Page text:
Last Edited: Fri. May 21, 2021 - 05:52 PM
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Memset source is here...
.
http://svn.savannah.gnu.org/viewvc/avr-libc/trunk/avr-libc/libc/string/memset.S?revision=2515&view=markup
.
Note that there are two variants one is OPTIMIZE_FOR_SPEED. Perhaps libc is not built with that setting? It should be possible to pull the source, add it to your project with that build option set. I think the lib version is weak yours should replace it. Also I think the implied -lc is last anyway but failing all else you should be able to do some -u magic I think.

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N.Winterbottom wrote:
I'll put money on it taking significantly longer to re-populate the array than to clear it using memset.

that's kind of what I'm getting at with the "why does it need to be all set to zero?" question ...

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N.Winterbottom wrote:
I would probably write 16 or 32  st X+,__zero_reg__ instructions in a row and loop over those to avoid wasting flash.

+1 I like this idea.

N.Winterbottom wrote:
Now what happens to this array after you've cleared it ?

awneil wrote:
that's kind of what I'm getting at with the "why does it need to be all set to zero?" question ...

Lets say you have 16x16 pixel image. Total pixels 256.

 

Lets assume you are generating new images on the fly based on data the MCU receives or calculates from within or combination of both or whatever (meaning that these images are not prestored) and it takes time to generate data for those images.

 

To keep refreshing the image with new data, 

 

One approach is to update all the pixels every time. i.e write 256 bytes.
This means that there will be 256 pixel writes that will happen every time, which also means 256 pixels will be generated every time. 
Total time comes out to be (time taken to generate 256 pixels + time taken to write those 256 pixels).

 

Second approach is to write only the pixels that are necessary.
How can that be? Assume if in the image where there is nothing we set that pixel to zero.

In the very first step, we set everything to zero by the help of our quick routine in assembly, which will take N fixed amount of cycles every time. Now we only have to generate those pixels which are needed and update them.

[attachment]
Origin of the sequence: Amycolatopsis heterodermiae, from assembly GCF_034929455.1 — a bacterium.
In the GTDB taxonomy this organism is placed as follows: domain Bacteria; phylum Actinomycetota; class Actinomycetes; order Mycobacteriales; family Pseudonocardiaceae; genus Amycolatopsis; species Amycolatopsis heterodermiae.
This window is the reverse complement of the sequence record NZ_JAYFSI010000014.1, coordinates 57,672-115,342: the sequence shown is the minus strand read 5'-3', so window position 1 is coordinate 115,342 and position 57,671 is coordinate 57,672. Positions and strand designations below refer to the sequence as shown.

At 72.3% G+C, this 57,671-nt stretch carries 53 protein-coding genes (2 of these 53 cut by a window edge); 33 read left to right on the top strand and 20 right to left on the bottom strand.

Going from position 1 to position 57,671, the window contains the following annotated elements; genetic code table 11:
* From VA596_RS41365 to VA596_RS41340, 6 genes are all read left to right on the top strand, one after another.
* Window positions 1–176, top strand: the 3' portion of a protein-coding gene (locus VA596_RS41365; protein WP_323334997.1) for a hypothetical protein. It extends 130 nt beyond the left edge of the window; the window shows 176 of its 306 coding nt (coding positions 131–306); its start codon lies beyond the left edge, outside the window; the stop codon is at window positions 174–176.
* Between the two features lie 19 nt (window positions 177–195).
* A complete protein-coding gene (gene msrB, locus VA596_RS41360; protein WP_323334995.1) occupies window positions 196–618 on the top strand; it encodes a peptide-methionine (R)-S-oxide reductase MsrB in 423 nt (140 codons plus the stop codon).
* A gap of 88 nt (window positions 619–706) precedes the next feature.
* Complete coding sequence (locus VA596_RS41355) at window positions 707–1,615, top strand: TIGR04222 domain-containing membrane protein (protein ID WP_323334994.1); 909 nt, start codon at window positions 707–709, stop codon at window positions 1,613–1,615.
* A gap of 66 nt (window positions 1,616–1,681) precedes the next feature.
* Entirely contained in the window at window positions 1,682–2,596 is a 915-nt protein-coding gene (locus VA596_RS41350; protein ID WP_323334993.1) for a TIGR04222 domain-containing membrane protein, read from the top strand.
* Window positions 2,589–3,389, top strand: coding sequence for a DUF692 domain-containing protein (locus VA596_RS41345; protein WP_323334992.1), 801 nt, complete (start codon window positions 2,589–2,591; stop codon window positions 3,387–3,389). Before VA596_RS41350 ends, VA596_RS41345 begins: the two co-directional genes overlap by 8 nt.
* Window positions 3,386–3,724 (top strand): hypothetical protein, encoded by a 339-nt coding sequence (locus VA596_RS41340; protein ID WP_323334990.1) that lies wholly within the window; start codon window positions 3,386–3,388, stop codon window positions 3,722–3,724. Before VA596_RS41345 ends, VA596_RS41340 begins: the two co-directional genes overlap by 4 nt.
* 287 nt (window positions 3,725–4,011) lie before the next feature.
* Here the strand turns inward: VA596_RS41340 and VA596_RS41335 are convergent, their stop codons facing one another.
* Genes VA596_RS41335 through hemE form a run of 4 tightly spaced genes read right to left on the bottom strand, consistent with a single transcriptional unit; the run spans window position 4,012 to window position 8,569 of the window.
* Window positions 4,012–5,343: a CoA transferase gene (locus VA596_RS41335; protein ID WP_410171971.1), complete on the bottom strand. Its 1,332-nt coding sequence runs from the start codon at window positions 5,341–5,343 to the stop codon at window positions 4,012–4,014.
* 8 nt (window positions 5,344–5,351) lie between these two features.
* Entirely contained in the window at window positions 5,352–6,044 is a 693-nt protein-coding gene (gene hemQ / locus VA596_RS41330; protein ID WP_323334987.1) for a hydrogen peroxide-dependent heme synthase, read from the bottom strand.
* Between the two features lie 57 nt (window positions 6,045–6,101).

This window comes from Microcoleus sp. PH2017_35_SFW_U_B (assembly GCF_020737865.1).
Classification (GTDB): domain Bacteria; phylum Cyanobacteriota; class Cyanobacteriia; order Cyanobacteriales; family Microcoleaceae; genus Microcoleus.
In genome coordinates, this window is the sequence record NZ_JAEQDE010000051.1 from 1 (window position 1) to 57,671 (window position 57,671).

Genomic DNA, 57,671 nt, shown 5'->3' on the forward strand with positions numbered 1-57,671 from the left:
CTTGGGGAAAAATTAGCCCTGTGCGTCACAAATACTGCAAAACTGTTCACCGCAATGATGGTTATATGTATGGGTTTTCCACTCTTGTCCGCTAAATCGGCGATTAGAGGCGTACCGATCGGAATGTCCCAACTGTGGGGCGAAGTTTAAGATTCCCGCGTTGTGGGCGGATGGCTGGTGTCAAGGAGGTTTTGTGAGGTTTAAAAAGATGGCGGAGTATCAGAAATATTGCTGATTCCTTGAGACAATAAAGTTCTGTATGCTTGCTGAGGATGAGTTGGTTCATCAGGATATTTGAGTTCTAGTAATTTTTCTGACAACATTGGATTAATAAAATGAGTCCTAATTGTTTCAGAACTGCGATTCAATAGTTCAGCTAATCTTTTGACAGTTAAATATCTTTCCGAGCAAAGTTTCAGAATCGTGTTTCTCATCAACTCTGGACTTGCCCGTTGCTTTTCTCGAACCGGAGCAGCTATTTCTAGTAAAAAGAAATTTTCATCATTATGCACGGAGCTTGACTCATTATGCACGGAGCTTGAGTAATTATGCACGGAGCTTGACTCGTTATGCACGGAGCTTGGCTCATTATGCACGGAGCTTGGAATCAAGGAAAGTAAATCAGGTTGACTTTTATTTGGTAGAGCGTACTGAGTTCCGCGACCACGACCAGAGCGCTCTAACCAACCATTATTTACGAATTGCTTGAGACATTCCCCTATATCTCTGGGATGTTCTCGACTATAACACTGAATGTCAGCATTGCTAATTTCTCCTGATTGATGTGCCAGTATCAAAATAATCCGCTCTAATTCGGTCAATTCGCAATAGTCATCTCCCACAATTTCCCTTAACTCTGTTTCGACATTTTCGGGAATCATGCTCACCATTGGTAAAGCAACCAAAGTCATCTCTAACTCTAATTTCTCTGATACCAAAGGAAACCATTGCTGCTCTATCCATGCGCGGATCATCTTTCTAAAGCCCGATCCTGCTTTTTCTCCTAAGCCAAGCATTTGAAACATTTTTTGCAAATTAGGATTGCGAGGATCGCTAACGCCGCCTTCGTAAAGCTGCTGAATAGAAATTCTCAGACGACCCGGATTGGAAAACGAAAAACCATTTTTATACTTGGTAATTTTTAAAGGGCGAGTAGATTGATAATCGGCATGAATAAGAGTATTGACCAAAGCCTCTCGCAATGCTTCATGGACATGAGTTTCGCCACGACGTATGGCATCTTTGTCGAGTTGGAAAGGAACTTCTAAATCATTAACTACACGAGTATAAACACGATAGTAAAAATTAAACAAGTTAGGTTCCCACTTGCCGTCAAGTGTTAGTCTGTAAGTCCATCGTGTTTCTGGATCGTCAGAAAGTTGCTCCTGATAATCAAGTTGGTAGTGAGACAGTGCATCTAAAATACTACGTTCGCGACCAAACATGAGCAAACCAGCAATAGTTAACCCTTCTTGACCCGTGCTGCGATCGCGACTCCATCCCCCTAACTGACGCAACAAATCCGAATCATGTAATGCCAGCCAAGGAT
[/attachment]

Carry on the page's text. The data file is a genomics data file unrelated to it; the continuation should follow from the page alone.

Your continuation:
Total time comes out to be (time taken to erase 256 pixels(which will be quick because assembly) + time taken to generate only the needed N pixels + time taken to write only the needed N pixels) Now N can be lower than 256, as compared to approach one. This means less time spent generating and writing pixels.

 

And if you are not updating every single pixel every time meaning data suggests there is no need too, because most of time a lot of pixels stay the same (background ones) or some of them, second approach can be faster. (resulting in higher refresh rate)

It's very dependent on application but now you know the context of clearing the array real fast. Some times it can be the way to go.

“Everyone knows that debugging is twice as hard as writing a program in the first place. So if you're as clever as you can be when you write it, how will you ever debug it?” - Brian W. Kernighan

Last Edited: Fri. May 21, 2021 - 07:24 PM
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static uint8_t data[256];
should cause data to be initialized to zeros.
I'd expect crts.o to use a 5 or 6 cycle loop.
At startup, that should be fast enough.

6 cycles per byte is the slowest for which there is any excuse.
If straightforward C will not give you that and you want something faster,
look at this:
 

// assumes sizeof(data) a multiple of 8
// if not, at most 7 additional assignments are required.
uint16_t j;
uint8_t counterhi, counterlo;

for(j=0, counterhi=0, counterlo=...; counterhi< ...; ++counterhi) {
    do {
        data[j++]=0;
        data[j++]=0;
        data[j++]=0;
        data[j++]=0;
        data[j++]=0;
        data[j++]=0;
        data[j++]=0;
        data[j++]=0;
    } while(0 != (counterlo+=...)) ;
}

The ...'s are left as exercises for the reader.

The inner loop should be 2.38 cycles per byte.

If not, the code should not be hard to hand compile.
I think 15 explicit inline assembly instruction in total.
cc should be given as a clobber.
Initialization of the counterhi, counterlo and data+j
registers should be handled by the inline assembly
syntax that allows one to let the compiler choose registers.

 

Edit:

The outer loop is probably unnecessary.

Up to 8*256=2K can be handled without it.

Moderation in all things. -- ancient proverb

Last Edited: Fri. May 21, 2021 - 07:25 PM
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Well - now you have come into an area I can probably speak with some authority about.  Pixels on AVRs.

 

As others have suggested partially unrolled loops to trade speed for size.